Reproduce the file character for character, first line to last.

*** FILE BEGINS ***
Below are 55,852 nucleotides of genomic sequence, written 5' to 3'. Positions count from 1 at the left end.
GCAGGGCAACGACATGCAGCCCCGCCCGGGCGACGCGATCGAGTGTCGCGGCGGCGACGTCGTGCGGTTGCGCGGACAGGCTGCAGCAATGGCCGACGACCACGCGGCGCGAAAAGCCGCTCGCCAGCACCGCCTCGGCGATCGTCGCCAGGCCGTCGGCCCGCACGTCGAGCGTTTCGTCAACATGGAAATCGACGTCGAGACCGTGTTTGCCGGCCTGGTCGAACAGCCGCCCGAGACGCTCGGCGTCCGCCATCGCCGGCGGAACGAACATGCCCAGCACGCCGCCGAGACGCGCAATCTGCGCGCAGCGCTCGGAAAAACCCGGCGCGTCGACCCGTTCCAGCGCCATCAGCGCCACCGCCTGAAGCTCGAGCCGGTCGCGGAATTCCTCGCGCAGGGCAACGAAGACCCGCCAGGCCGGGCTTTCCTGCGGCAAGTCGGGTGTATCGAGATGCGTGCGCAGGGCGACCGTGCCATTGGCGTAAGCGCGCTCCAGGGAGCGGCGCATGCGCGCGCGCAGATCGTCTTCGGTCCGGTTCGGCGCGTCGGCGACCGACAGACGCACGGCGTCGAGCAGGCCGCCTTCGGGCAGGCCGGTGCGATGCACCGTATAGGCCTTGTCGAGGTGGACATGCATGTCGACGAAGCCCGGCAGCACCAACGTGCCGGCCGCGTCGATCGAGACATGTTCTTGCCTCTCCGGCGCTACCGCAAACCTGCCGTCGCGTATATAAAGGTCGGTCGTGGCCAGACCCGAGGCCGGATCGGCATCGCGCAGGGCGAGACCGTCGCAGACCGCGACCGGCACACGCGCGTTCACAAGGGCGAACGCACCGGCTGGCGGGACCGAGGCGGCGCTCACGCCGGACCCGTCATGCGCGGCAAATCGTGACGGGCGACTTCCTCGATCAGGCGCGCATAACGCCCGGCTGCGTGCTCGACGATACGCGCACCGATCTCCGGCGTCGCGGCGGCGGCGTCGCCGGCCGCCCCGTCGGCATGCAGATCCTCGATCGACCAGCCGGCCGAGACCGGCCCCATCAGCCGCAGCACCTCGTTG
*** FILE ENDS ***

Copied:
Below are 55,852 nucleotides of genomic sequence, written 5' to 3'. Positions count from 1 at the left end.
GCAGGGCAACGACATGCAGCCCCGCCCGGGCGACGCGATCGAGTGTCGCGGCGGCGACGTCGTGCGGTTGCGCGGACAGGCTGCAGCAATGGCCGACGACCACGCGGCGCGAAAAGCCGCTCGCCAGCACCGCCTCGGCGATCGTCGCCAGGCCGTCGGCCCGCACGTCGAGCGTTTCGTCAACATGGAAATCGACGTCGAGACCGTGTTTGCCGGCCTGGTCGAACAGCCGCCCGAGACGCTCGGCGTCCGCCATCGCCGGCGGAACGAACATGCCCAGCACGCCGCCGAGACGCGCAATCTGCGCGCAGCGCTCGGAAAAACCCGGCGCGTCGACCCGTTCCAGCGCCATCAGCGCCACCGCCTGAAGCTCGAGCCGGTCGCGGAATTCCTCGCGCAGGGCAACGAAGACCCGCCAGGCCGGGCTTTCCTGCGGCAAGTCGGGTGTATCGAGATGCGTGCGCAGGGCGACCGTGCCATTGGCGTAAGCGCGCTCCAGGGAGCGGCGCATGCGCGCGCGCAGATCGTCTTCGGTCCGGTTCGGCGCGTCGGCGACCGACAGACGCACGGCGTCGAGCAGGCCGCCTTCGGGCAGGCCGGTGCGATGCACCGTATAGGCCTTGTCGAGGTGGACATGCATGTCGACGAAGCCCGGCAGCACCAACGTGCCGGCCGCGTCGATCGAGACATGTTCTTGCCTCTCCGGCGCTACCGCAAACCTGCCGTCGCGTATATAAAGGTCGGTCGTGGCCAGACCCGAGGCCGGATCGGCATCGCGCAGGGCGAGACCGTCGCAGACCGCGACCGGCACACGCGCGTTCACAAGGGCGAACGCACCGGCTGGCGGGACCGAGGCGGCGCTCACGCCGGACCCGTCATGCGCGGCAAATCGTGACGGGCGACTTCCTCGATCAGGCGCGCATAACGCCCGGCTGCGTGCTCGACGATACGCGCACCGATCTCCGGCGTCGCGGCGGCGGCGTCGCCGGCCGCCCCGTCGGCATGCAGATCCTCGATCGACCAGCCGGCCGAGACCGGCCCCATCAGCCGCAGCACCTCGTTG